One Denver-based organization has helped nearly 850footnote 1 Denver women learn valuable job and life skills needed to not only stay employed, but to move towards self-reliance—creating a future for themselves, their family, our community and our economy. And it all started with beans.
While working in a shelter for homeless women and children, Women’s Bean Project founder Jossy Eyre realized that education and a powerful support network were the keys to helping the residents build a future. She spent $500 on beans and hired two women from the shelter to package them in soup mixes.
Today, Women’s Bean Project is a nationally recognized social enterprise serving approximately 70 women annually. Participants earn a steady wage as they learn basic job readiness skills like attendance, teamwork, attention to detail, problem solving and positive attitude. Women also attend weekly life skills classes on goal setting, budgeting, and empowerment that promote self-confidence and responsibility. Additionally, their training also includes computer workshops, mock interviews and job search techniques that are crucial to becoming gainfully employed.
Having joined the nonprofit’s board in 2004, Senior Vice President Steve D. recalls, “Right off the bat, I could see they were approaching unemployment in a unique way. And it works. The impact they have on their participants is truly life changing.”
From a simple bean, great things can grow.
Women’s Bean Project gives women the chance to make the most of their lives through education and job training.footnote 1
Stimulus to the economy resulting from women hired by the Project each year.footnote 1
Percentage of participants who don’t have a high school diploma or GED.footnote 1
Number of women who have been served by the Project since 1989.footnote 1
When JPMorgan Chase Foundation presented the organization with a grant in 2010, Women’s Bean CEO Tamra Ryan noted that the company’s continued financial and technical support had played a key role in the success of Women’s Bean Project. “JPMorgan Chase has invested in technology infrastructure for us, and in other capacity-building projects that allow us to sell more products,” Ryan said. “Their investments in our infrastructure have allowed us to grow to the point that we can accommodate large orders like those from Walmart. We’ll be in 250 Walmart stores during the 2015 holiday season.”
In 2013, Women’s Bean Project was one of six nonprofits chosen to receive $25,000 from the Chase Community Giving program. They won by popular vote which recognized Denver-based organizations with exceptional commitments to innovation, education and entrepreneurism. With its 25-year history of providing support and guidance to hundreds of women in the Denver area, Women’s Bean Project was an easy favorite.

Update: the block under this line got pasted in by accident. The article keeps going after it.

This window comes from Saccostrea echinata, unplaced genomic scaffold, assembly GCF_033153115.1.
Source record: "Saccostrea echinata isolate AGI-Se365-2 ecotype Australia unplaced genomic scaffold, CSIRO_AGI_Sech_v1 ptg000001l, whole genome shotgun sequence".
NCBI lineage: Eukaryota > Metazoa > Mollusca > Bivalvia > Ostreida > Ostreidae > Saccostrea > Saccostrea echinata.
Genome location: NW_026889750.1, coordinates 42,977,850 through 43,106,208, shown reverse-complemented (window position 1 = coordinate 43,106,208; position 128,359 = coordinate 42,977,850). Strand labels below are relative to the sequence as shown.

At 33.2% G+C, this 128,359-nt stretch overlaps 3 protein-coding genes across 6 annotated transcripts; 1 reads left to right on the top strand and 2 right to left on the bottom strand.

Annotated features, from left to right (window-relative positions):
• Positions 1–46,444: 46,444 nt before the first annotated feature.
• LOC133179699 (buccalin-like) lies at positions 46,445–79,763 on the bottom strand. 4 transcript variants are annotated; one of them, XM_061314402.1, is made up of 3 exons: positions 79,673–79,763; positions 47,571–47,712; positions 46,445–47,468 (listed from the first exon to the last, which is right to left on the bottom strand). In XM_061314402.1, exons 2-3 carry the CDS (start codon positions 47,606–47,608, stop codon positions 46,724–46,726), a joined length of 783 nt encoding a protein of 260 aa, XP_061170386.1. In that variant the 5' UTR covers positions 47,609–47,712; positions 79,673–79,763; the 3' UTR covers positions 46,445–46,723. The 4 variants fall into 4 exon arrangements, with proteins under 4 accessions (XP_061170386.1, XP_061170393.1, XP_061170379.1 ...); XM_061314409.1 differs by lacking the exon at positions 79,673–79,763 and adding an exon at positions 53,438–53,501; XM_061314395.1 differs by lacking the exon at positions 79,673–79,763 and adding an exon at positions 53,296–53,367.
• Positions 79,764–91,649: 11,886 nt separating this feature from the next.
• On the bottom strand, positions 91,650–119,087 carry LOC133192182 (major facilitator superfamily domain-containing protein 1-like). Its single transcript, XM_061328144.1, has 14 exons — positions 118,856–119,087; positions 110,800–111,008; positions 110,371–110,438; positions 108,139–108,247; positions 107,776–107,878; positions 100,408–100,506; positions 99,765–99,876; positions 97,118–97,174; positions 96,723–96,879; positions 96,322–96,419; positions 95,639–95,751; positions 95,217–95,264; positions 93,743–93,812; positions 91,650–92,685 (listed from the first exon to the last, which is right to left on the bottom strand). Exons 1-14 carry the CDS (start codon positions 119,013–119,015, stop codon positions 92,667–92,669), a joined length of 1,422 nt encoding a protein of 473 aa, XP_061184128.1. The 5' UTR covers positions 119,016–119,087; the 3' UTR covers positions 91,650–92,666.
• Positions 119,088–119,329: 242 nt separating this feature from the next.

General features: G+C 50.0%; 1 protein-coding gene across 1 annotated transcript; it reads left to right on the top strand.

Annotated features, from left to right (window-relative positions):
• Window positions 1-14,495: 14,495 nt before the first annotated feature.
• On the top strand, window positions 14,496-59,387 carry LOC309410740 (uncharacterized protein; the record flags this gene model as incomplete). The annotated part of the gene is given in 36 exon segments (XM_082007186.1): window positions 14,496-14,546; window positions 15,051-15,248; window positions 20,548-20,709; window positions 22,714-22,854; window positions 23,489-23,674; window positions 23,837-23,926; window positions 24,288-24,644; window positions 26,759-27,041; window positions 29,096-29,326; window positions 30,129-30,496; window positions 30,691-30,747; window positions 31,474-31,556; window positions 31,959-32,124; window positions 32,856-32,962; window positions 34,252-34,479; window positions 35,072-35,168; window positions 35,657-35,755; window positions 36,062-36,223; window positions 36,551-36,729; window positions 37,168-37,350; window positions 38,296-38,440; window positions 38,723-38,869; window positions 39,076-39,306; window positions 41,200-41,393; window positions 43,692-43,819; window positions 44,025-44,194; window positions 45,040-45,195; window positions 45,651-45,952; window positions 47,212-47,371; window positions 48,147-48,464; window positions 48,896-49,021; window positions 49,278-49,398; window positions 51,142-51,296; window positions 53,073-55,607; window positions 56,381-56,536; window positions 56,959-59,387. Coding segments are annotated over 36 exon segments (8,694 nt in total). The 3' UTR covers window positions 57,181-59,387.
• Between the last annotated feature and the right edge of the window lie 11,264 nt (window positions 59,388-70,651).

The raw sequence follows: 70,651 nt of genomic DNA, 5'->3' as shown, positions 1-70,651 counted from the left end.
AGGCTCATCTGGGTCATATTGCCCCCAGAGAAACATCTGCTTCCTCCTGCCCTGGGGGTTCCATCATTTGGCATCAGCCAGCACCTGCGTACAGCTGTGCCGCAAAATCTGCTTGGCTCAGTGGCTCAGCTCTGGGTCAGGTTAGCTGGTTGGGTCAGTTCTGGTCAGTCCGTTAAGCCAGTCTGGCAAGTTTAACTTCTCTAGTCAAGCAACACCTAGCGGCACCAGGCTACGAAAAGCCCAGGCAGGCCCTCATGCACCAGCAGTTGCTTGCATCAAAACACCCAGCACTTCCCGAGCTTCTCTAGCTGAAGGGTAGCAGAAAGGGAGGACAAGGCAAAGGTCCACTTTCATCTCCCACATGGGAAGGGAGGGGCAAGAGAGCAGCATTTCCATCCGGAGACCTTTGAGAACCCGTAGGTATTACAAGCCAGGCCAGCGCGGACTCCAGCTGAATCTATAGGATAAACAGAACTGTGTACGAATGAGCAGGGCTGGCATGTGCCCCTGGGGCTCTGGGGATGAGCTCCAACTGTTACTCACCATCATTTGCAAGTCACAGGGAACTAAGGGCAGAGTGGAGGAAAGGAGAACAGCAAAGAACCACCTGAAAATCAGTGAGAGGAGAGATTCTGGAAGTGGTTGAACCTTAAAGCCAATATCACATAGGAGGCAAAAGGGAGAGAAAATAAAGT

Now in its third decade, Women’s Bean Project continues to impact the lives of hundreds of women and their families. Its soup and salsa mixes, organic fair trade coffee and handcrafted, limited-edition jewelry can be ordered online at WomensBeanProject.com, and are available in nearly 1000 stores around the country. That in turn directly impacts society overall, according to a Mathematica Jobs Study commissioned by The Roberts Enterprise Development Fund (REDF) in February of this year:
“For every $1 spent by a workforce development social enterprise like Women’s Bean Project, there is a return on investment of $2.23 in benefits to society, including $1.31 to taxpayers from reductions in government transfer payments and increases in revenues.”footnote 2
Says Ryan, “We are about changing women’s lives through employment.” Which amounts to far more than a hill of beans.
Meet the people behind the program.
Marketing and Communications Manager, Women’s Bean Project
Kelly oversees all communication initiatives, as well as managing all social media, e-commerce, web and print communications.
CEO, Women’s Bean Project
Tamra focuses on business strategy, including program and operational expansion.
By Donna Bryson
After living abroad for 19 years, Donna returned to the US and is settled in Denver. She has written for AP, CBS, The Wall Street Journal and The Boston Globe.